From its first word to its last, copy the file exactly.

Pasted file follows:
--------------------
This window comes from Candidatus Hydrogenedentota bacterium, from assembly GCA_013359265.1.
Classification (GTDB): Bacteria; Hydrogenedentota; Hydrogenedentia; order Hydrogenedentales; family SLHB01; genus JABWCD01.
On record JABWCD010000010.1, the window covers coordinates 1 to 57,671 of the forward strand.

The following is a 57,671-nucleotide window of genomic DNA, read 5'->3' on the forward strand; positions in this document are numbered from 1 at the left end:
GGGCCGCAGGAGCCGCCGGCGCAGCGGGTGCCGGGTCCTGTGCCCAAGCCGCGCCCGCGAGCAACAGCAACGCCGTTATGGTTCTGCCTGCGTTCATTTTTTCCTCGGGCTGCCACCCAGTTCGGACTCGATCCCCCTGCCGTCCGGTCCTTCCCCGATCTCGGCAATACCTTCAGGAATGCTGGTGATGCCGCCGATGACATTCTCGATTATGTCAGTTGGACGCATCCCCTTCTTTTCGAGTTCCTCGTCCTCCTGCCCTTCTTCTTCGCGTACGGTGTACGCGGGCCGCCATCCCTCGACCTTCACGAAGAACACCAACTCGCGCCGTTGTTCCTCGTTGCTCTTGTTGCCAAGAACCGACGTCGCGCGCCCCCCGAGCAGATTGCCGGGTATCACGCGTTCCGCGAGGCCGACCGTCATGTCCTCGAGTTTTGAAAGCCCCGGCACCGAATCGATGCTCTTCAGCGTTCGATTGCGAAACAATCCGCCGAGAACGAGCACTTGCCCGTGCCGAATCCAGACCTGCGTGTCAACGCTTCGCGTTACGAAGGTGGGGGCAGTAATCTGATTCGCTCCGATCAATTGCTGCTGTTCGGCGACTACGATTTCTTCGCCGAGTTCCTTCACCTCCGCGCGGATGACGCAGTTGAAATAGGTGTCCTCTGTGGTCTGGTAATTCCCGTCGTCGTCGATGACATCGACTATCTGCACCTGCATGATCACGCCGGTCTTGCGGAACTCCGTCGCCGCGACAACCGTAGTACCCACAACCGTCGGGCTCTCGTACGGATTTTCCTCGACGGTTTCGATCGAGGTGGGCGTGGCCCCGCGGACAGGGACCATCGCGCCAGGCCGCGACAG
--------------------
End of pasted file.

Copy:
This window comes from Candidatus Hydrogenedentota bacterium, from assembly GCA_013359265.1.
Classification (GTDB): Bacteria; Hydrogenedentota; Hydrogenedentia; order Hydrogenedentales; family SLHB01; genus JABWCD01.
On record JABWCD010000010.1, the window covers coordinates 1 to 57,671 of the forward strand.

The following is a 57,671-nucleotide window of genomic DNA, read 5'->3' on the forward strand; positions in this document are numbered from 1 at the left end:
GGGCCGCAGGAGCCGCCGGCGCAGCGGGTGCCGGGTCCTGTGCCCAAGCCGCGCCCGCGAGCAACAGCAACGCCGTTATGGTTCTGCCTGCGTTCATTTTTTCCTCGGGCTGCCACCCAGTTCGGACTCGATCCCCCTGCCGTCCGGTCCTTCCCCGATCTCGGCAATACCTTCAGGAATGCTGGTGATGCCGCCGATGACATTCTCGATTATGTCAGTTGGACGCATCCCCTTCTTTTCGAGTTCCTCGTCCTCCTGCCCTTCTTCTTCGCGTACGGTGTACGCGGGCCGCCATCCCTCGACCTTCACGAAGAACACCAACTCGCGCCGTTGTTCCTCGTTGCTCTTGTTGCCAAGAACCGACGTCGCGCGCCCCCCGAGCAGATTGCCGGGTATCACGCGTTCCGCGAGGCCGACCGTCATGTCCTCGAGTTTTGAAAGCCCCGGCACCGAATCGATGCTCTTCAGCGTTCGATTGCGAAACAATCCGCCGAGAACGAGCACTTGCCCGTGCCGAATCCAGACCTGCGTGTCAACGCTTCGCGTTACGAAGGTGGGGGCAGTAATCTGATTCGCTCCGATCAATTGCTGCTGTTCGGCGACTACGATTTCTTCGCCGAGTTCCTTCACCTCCGCGCGGATGACGCAGTTGAAATAGGTGTCCTCTGTGGTCTGGTAATTCCCGTCGTCGTCGATGACATCGACTATCTGCACCTGCATGATCACGCCGGTCTTGCGGAACTCCGTCGCCGCGACAACCGTAGTACCCACAACCGTCGGGCTCTCGTACGGATTTTCCTCGACGGTTTCGATCGAGGTGGGCGTGGCCCCGCGGACAGGGACCATCGCGCCAGGCCGCGACAG